"Before being a great Champagne, Bollinger is first and foremost a great wine". It is undeniable, a Bollinger spirit actually exists. In the wines certainly, but also in Aÿ. The involvement and seriousness of the people involved in the design of these great wines closely contribute to their success. Bollinger is also one of the few rare Champagne houses to have remained as a family since its creation in 1829. The maison was founded by Athanase de Villermont who had inherited the vineyard of Champagne, Joseph Bollinger, a German merchant and Paul Renaudin, a Champenois who was passionate about wine. The Bollinger and Villermont families united their fate at the same time as their profession with Joseph Bollinger’s marriage to Louise-Charlotte, Athanase’s daughter. Their children would take over the rein. There is a 163-hectare vineyard located, for more than 80%, in grands and premiers crus, and providing over 60% of its needs in grapes. One of the interesting facts about this maison is the preponderance of Pinot Noir which gives great flavour and strength to the champagnes. Another particularity of the maison is that part of the fermented reserve wines in wood is then conserved in magnums, with cork stoppers, for 5 to 12 years before being incorporated into the whole. Finally, on the management side, in September 2007, Ghislain de Mongolfier handed over the reins to Jérôme Philipon who followed in his footsteps while emulating his style. This all went well and there is no doubt that the brand continues to shine in the starry sky of Champagne.
About the cuvée
The finished result of the Grande Année cuvée bears all the hallmarks of Bollinger's exemplary style. Majestically vinous, with intense, complex aromas, this blend of grand crus and premier crus definitively places this wine among the greats. Structure, power, finesse… it has everything. As always with Bollinger, the exception proves the rule, and the customised approach predominates: vinification in small old oak barrels, secondary fermentation and slow maturation in the cellar under cork (to preserve the wine better from oxidation), and maturation on the lees for at least six years. Painstaking work, but the result is one of the legends of Champagne.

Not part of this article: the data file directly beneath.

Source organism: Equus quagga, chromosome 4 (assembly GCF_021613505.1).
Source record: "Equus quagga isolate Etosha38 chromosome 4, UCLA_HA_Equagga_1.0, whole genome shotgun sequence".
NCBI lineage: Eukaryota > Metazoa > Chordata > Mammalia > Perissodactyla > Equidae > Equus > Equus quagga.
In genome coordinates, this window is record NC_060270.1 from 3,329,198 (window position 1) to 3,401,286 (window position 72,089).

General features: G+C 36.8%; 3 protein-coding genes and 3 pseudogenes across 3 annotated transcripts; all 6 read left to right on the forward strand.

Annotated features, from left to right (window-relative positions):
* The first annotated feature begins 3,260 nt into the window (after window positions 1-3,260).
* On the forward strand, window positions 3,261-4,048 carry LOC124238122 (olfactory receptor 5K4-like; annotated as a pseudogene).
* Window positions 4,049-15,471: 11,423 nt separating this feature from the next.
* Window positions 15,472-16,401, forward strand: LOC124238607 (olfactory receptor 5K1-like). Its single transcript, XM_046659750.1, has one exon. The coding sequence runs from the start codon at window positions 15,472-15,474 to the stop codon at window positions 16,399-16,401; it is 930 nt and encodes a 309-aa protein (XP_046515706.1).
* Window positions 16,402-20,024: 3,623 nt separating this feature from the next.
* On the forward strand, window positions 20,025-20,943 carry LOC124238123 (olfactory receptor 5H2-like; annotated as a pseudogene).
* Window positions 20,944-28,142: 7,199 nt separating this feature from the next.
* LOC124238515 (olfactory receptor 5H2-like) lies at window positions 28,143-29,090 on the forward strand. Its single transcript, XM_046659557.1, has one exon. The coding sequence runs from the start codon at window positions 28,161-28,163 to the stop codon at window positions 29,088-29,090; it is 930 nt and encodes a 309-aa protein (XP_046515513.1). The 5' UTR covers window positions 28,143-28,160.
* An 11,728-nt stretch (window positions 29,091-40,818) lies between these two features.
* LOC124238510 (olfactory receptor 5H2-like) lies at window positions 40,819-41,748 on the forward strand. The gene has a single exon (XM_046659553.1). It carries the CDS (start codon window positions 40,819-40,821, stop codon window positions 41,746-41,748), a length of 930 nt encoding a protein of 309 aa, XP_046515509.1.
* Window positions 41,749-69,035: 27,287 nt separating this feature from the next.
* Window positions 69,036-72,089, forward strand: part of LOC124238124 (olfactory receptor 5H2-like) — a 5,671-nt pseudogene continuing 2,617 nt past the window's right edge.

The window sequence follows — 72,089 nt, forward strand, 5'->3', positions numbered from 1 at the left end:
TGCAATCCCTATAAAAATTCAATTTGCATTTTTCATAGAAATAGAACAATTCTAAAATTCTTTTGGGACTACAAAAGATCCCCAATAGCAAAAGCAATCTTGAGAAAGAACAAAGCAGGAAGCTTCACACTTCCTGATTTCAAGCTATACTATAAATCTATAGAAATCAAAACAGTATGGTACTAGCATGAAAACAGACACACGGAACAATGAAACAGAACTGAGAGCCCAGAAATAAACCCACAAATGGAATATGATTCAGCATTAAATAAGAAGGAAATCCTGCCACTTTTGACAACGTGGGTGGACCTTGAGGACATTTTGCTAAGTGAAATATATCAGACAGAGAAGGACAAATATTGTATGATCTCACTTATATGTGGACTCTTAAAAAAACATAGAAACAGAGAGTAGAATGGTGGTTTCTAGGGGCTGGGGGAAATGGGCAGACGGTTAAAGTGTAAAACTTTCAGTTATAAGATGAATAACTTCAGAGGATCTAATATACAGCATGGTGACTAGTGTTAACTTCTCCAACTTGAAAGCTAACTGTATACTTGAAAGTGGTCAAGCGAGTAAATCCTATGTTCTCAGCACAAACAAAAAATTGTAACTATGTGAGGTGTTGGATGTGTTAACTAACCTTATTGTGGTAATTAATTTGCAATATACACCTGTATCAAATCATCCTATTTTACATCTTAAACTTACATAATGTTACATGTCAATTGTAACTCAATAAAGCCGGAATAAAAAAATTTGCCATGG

Consult price estimate table for: Bollinger Grande Année The information published presents current information on the wine concerned and is not specific to a certain vintage. This text is protected by copyright and it is forbidden to copy without prior written consent from the author.
General : The «bio» designation covers certified wines produced by biodynamic or organic methods, sustainably produced wines, and «environmentally friendly» wines that are not officially certified. These designations apply to recent vintages (the date of certification, if known, is specified in the estate description). See the blog article for more information on this designation.
Biodynamic : The «biodynamic» designation is used for all estates certified as using biodynamic methods, as verified by one of the two official bodies, Demeter or Biodyvin. All wines produced by biodynamic methods are also certified as organic. This designation applies to recent vintages.
Organic : The «organic» designation covers all estates certified as using organic methods, as verified by one of the bodies approved by the Ministry of Agriculture, such as Ecocert. This designation applies to recent vintages.
Sustainable : The «sustainable» designation covers all estates certified as using integrated or High Environmental Value (level 3 Environmental Certification) techniques. This designation applies to recent vintages.
Evironmentally friendly : The «environmentally friendly» designation refers to estates practising environmentally friendly wine-growing techniques, but that have not opted for certification or who are still in the process of converting to organic agriculture or biodynamics. These estates may have adopted biodynamic principles (non-certified) or simply no longer use chemical products. This designation applies to recent vintages.
Natural : Wines which are produced without any added sulfur (or almost any) and with no other inputs. However, given that there is no official body to issue the natural wine label, it is based on winemakers’ statements. This designation applies to recent vintages.